Schools in Lebanon to Reopen With Help From Red Cross


The Lebanese Education Ministry has decided to reopen all schools for blended learning as of April 21, after closing for more than three months. Minister of Education Tarek Majzoub said the move to return to blended learning is related to the rate of vaccination among teachers.

But the head of the Lebanese Doctors’ Syndicate Sharaf Abu Sharaf warned that since the vaccination process started in February, it has covered only “5 percent of the Lebanese, with 10,000 persons working in the health sector who have still not received the vaccine.”

Majzoub said: “The education in Lebanon is in danger, especially the good education that used to be equally provided for poor, middle, and rich classes. The harsh economic conditions have affected everyone. Therefore, we must cooperate to save the academic year. We have nothing left in Lebanon but education, and our goal as a ministry is to save this academic year.”

The ministry has announced the schedule for the official exams, which will be taken in person. The Grade 12 Baccalaureate exams will take place on July 26, and the required curriculum will be reduced. The exams, according to the minister, will not be “formal,” but “the difficulty level will be studied.”

The government canceled the official exams last year, instead of granting certificates to students in line with their grades in school and from online learning. The Grade 9 Brevet exams will be replaced by school tests, which will be prepared and controlled by the ministry. The exams will take place on July 12.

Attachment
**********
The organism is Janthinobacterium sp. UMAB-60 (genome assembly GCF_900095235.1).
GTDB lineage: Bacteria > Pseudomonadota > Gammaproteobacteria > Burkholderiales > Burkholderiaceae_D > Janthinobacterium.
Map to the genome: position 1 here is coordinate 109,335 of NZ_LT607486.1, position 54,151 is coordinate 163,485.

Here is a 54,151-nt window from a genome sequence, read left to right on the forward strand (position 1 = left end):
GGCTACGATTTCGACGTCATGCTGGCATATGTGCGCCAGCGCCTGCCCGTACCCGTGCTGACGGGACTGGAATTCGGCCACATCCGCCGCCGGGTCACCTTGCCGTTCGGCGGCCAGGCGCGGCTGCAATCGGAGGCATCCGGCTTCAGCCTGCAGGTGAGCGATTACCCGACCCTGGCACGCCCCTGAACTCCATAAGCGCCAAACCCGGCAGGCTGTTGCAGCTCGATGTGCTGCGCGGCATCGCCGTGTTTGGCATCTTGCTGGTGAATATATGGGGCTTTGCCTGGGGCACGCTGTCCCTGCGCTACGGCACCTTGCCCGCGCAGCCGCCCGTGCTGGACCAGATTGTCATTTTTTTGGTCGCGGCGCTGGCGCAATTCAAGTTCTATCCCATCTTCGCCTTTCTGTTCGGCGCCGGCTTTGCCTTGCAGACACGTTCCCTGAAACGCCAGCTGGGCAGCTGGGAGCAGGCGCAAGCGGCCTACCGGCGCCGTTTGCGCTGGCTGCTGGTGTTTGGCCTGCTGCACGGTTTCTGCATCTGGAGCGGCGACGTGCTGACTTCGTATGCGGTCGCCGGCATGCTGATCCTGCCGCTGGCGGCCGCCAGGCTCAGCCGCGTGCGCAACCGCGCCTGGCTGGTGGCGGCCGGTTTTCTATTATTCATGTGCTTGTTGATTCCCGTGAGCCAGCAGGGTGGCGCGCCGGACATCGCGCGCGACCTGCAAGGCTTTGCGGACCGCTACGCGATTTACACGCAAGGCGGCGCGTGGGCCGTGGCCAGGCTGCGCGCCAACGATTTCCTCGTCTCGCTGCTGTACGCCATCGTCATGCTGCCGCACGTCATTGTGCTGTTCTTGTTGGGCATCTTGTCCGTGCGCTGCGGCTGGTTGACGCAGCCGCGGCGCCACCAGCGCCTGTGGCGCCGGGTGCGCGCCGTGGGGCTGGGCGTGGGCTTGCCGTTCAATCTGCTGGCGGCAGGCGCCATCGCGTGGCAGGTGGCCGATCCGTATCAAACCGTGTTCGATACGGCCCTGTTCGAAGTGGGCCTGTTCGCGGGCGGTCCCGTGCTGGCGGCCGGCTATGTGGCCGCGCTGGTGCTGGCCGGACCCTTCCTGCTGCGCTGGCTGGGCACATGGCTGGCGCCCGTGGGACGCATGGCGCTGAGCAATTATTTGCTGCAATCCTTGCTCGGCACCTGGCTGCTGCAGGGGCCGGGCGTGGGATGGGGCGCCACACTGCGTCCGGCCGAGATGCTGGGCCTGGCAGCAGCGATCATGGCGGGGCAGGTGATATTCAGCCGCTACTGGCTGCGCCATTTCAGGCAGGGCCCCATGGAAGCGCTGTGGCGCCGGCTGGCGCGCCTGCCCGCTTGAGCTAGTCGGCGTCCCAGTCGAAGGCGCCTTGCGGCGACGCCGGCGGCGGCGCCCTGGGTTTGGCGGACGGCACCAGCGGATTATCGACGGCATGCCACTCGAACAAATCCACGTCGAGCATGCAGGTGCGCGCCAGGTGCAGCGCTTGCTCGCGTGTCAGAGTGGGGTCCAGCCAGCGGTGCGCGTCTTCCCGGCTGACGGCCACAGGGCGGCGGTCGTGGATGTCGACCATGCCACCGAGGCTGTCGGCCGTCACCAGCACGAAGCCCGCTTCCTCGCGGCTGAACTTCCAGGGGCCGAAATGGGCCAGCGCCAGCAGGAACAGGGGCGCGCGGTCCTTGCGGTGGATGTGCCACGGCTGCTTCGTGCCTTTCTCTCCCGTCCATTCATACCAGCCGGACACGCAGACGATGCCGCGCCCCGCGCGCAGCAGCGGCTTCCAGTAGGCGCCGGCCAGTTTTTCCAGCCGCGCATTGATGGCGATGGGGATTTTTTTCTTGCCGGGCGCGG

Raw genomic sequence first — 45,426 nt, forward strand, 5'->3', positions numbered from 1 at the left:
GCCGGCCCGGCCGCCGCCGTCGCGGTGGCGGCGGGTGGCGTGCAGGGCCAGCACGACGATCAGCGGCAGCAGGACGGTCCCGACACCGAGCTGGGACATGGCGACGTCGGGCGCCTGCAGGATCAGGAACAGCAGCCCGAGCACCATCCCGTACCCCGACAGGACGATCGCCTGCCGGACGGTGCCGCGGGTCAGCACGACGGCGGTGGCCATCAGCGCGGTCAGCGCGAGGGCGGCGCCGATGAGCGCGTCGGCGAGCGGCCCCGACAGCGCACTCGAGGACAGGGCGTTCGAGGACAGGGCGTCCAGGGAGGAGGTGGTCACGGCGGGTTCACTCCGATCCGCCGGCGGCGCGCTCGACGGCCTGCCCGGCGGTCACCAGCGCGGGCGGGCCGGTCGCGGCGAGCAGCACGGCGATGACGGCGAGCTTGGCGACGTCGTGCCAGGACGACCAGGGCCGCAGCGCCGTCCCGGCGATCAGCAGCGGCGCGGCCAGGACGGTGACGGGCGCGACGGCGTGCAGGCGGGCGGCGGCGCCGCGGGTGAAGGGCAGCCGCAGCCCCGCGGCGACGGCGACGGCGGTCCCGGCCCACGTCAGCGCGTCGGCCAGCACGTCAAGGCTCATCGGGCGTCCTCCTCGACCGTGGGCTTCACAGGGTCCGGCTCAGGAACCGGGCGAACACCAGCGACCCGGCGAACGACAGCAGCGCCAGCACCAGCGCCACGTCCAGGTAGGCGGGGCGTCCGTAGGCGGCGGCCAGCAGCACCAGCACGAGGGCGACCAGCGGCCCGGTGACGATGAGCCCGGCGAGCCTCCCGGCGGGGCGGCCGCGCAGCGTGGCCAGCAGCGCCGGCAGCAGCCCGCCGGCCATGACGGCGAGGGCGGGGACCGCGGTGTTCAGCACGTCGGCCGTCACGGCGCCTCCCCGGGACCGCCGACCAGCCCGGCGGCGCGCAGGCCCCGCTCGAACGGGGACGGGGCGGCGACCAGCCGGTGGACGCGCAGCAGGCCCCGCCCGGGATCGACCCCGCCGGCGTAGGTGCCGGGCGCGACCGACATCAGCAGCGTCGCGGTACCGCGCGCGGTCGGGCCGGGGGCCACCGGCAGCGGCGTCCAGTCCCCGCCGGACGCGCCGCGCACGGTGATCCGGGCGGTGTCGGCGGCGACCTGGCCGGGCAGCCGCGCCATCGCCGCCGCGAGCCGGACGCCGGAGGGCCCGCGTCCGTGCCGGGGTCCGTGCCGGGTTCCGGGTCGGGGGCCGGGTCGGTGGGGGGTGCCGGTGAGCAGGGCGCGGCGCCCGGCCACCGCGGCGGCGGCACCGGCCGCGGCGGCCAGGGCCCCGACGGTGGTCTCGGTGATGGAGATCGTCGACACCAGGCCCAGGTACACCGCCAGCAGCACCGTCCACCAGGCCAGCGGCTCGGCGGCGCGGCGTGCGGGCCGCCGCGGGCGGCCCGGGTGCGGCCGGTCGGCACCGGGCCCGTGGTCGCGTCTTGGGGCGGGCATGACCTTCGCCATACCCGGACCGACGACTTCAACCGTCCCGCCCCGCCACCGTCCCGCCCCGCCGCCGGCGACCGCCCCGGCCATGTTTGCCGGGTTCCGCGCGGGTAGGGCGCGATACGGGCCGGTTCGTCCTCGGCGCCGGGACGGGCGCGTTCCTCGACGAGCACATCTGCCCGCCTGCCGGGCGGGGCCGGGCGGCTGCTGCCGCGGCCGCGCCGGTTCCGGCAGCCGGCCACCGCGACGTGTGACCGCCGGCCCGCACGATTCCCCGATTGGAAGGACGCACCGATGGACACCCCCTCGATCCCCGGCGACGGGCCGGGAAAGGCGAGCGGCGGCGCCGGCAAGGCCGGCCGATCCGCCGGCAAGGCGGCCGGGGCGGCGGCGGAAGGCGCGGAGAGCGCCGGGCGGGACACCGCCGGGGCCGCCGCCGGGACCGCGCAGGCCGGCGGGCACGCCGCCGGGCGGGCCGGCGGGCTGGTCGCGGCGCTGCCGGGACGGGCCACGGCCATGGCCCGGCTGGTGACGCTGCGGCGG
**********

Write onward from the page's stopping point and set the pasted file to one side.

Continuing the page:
Schools in Lebanon have relied on online learning since the beginning of the year. A surge in coronavirus disease (COVID-19) cases in schools following the holidays brought about their closing. Some private schools and universities violated closures by imposing attendance, while abiding by COVID-19 precautionary measures.

Abu Sharaf, who is also a pediatrician, said that “closing educational institutions has increased psychological problems among students, such as stress, introversion, social media addiction, obesity, and domestic violence. Western reports have even shown an increase in the suicide rate, in addition to a significant fall in the intellectual development of students, especially those under the age of 10.”

The decision to return students to schools excludes those with health issues, who can continue learning remotely. However, the return does not exclude students with special needs, those who have learning disabilities, or public schools’ students enrolled in the afternoon shift, such as Syrian refugees.

The return to schools has been taken during a crippling financial and economic crisis in Lebanon that has further deteriorated during the education shutdown.

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